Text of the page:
First Alixhlìnye tried in vain to glance down and distinguish particular things unto which she was coming, but ‘twas too dark for her to see a thing or other. Then she saw of the sides of the well, as she noticed, understanding that they were laden with monstrances and hexagonal shelves for books. Scattered all o'er the place she began to see star charts and pictures hanging lose on top of pegs.
Jhkhekhlay-ùpwarn lrothinthey-apònya khuin-èpwo xhemlay-ùtya xhnoingùmay-an qte Traô Khureumley-èkhmo’ uqte teiqhay-ujaxoîxoi xhnoike xhthé teiqha-khenwèy-atser khyi kekei-xing.
As she passed by, she took an earthen jar from one of the shelves, a jar whose writing was ‘Kumquat Protoplasm,’ but, to her great disappointment, ‘twas empty.
Tyìrqho tsena-tau-yùlkha qthùrlpi xhnir ánáta tefhà-yatlhui jáxe-yeîtlho qyekhèn-ejikh xhnoe kho khyitsòkhwumat khriinemàt-ejikh pei-xhrejor-ing xhá-yaloi lraurng-ùtya paje-xhnoîthwe.
The demoiselle disliked dropping the jar because of fear, concerning killing or striking someone or other, and so, as she fell head o'er heals, she managed to put it into one of the armoires.
“Fhwa’ ei!” Alixhlìnye paje-sixe-yujáxoi. “Ìjhetlha kúl-oâka pei-yethya-xing jèton qthorjha-yejikh-àjhwen swerti-yèmlen khnónt pú. Fha-fhoyeîto xhmuju pú-xhrejor jhyànthuikh jhyànthuikh qir khámim kú-yan-uxhwi. Jenui-khmúta-yàmpein elel ei-yepwo khnón-utya’ ó poa’ aqhinatse-yàlwos kolojo-yoâtye Twiekes-ùlkha pú.” Tràtu tàqli khyi kúl.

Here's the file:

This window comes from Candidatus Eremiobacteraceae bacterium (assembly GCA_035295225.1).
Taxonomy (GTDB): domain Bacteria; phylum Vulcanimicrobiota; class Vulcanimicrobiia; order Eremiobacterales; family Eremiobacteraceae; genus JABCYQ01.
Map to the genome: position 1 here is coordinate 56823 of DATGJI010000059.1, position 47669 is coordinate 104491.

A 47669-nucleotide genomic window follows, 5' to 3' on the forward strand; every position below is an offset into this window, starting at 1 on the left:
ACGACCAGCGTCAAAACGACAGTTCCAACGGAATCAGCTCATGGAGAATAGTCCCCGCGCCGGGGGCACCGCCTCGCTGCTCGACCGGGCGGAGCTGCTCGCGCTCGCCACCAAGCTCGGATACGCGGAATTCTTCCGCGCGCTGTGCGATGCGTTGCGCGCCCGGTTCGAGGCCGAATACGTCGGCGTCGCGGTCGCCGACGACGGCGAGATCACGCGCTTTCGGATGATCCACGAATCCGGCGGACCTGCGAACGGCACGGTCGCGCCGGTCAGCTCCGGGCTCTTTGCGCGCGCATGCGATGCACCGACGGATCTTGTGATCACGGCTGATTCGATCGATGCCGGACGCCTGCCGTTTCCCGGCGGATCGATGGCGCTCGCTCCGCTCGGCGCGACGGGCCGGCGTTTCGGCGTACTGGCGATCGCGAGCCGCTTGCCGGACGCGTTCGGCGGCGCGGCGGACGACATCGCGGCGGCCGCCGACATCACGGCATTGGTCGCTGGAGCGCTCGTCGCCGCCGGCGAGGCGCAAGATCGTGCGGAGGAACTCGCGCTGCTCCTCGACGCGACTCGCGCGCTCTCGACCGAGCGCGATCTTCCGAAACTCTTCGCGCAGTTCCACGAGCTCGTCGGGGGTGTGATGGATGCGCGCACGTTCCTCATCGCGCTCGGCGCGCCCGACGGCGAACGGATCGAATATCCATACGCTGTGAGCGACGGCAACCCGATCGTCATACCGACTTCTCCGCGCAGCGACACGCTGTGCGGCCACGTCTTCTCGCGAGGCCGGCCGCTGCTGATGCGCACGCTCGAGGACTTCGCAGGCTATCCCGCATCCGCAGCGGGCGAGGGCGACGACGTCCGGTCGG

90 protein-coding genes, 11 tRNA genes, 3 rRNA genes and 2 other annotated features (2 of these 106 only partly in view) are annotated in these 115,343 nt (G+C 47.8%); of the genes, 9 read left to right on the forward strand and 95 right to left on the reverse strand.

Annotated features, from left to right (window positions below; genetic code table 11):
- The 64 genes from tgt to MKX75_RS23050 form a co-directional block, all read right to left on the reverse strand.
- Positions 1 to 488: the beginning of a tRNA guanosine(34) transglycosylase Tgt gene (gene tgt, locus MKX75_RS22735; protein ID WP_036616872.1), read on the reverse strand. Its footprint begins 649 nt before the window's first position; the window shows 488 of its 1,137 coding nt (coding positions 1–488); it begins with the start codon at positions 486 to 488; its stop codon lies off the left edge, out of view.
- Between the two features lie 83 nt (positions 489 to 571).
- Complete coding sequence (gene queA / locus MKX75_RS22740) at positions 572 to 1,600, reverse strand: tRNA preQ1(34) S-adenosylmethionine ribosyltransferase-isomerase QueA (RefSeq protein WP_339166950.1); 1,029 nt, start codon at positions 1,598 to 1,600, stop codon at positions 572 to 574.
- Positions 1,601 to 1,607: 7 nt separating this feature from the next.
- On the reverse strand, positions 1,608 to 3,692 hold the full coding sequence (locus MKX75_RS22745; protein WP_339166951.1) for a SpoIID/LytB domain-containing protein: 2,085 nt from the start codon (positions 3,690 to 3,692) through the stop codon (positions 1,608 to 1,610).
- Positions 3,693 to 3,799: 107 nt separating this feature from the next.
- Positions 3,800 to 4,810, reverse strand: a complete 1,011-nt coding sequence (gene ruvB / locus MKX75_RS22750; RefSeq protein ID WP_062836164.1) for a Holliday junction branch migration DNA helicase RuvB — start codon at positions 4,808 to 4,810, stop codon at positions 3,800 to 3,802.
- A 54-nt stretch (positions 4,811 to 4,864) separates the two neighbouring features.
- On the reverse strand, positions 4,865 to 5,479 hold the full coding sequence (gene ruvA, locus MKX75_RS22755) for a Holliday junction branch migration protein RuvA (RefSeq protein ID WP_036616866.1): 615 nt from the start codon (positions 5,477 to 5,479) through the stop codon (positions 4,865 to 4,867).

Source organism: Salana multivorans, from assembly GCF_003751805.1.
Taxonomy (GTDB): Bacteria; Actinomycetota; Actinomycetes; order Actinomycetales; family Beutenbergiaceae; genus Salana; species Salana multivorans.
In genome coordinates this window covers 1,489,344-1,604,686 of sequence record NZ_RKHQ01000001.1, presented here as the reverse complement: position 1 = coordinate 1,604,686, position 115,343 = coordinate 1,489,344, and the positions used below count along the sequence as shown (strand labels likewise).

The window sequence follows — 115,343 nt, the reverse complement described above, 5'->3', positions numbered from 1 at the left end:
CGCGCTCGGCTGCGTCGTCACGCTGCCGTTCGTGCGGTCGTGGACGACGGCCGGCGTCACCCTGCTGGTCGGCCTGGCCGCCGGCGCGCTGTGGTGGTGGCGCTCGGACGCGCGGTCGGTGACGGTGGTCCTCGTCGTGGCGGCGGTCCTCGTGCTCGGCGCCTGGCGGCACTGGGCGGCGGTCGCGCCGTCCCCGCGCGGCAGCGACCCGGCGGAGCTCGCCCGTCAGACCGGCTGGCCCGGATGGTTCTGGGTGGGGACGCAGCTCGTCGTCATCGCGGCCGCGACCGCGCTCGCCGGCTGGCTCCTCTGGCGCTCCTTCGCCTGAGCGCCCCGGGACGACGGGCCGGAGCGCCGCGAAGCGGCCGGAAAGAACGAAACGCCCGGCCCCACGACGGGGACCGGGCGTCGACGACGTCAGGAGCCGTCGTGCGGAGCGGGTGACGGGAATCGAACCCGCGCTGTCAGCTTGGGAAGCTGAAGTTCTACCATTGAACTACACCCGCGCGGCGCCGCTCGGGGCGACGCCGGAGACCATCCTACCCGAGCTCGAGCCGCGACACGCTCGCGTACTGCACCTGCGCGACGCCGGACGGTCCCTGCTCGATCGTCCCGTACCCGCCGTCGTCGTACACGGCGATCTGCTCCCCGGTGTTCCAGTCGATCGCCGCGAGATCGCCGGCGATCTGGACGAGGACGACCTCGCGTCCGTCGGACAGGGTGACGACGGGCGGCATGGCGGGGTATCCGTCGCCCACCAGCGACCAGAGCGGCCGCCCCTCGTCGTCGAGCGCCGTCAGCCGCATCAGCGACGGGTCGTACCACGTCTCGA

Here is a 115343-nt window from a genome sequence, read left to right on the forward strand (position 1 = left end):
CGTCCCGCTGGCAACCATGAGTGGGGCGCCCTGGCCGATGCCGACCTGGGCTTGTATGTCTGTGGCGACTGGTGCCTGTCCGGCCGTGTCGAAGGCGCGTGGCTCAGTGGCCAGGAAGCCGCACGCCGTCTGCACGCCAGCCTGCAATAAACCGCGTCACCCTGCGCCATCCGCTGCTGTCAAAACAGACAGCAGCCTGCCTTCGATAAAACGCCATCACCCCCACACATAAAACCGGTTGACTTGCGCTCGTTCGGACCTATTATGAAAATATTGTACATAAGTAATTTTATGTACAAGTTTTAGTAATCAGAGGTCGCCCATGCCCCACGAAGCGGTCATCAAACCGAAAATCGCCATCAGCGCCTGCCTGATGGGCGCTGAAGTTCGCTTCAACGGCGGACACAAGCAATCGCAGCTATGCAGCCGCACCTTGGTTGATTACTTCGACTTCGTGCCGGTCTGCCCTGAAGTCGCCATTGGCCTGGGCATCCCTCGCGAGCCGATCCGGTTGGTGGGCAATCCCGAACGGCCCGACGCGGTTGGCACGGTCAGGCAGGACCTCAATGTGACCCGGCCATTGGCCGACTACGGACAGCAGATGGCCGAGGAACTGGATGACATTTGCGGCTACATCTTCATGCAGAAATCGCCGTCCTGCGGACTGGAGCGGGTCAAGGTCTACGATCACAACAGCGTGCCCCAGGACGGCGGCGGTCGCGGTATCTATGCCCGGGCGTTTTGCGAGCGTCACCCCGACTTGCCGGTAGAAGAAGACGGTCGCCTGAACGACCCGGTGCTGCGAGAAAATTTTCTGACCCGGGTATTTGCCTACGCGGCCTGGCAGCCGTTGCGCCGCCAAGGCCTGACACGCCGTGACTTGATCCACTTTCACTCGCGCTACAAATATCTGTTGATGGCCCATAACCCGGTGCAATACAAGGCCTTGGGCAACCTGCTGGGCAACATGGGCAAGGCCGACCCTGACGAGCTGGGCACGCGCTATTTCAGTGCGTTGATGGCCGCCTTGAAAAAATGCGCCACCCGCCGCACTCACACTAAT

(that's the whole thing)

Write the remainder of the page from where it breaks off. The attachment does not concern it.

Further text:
“Fhwa!” Alixhlìnye thought to herself. “After such a fall as this, I shall deem tumbling down the stairs to be nothing. How brave they shall all humbly adjudge me to be at home. Ah, perhaps I would say nothing at all concerning it, if I fell off the top of the Ice Palace.” Such was very likely true.
Jòyim párs qlòyan exh-ing. Ijhetlha-yùpwar xekhya-xopta-yájhei-yàmpein qìfhis?
“ Pajè-fhalës pú xhyei-xhroas khleî xhrir jhùngta xhrir khleîl tlhemíwa pé-yatser ó poa,” paje-xhàfhepel thweupíyai. “Xepfhi-yithni-yùfhyoa fhafhtoi-yùpwar qir Piifharúkekh pú-xhli. Pei pfhu penxhi-yétyai pú! Tijhwa-yàlwos tìjhwa khmo xixakoa-yùtya qir xhmèjhetlhe kei pajè-qrito pú.”
Down, down, down she went. Would the fall never end itself? “I wonder how many thousands of paces and miles perchance I’ve fallen, rushing, by this time,” the maiden chanted aloud. “ Surely I am going somewhere nigh the heart of the Ocean of Musick, though I did not set out to. I must contemplate what I just chanted. Those would be hypothetical myriads upon myriads of hexagonal leagues down, I think.”
Eiqhor-fhòmpiin tlhotlho khmén-ùlkha kúl fhòqru pfhu poa qìr xhré xhré teiqha-fhriê-yatser fhòqlan túrnan-ùjhwa kú-xhrejor-ing tsena koaqing tànti’ Alixhlinye-yèpyer pejor tqeq-opaingana khyúrl-ulkhay-ampèl-axúng pé-yeilwai qoe jhpuîxama teiqha-thaltù-yatlhui kexh-ing pejor ól khnón kus qhìthnaing exhe-xhrejor-ing xeméqyeu plàqa’ ei-yeilwai qoe paje-tsaqnelónge-yùngpu kexh-ing.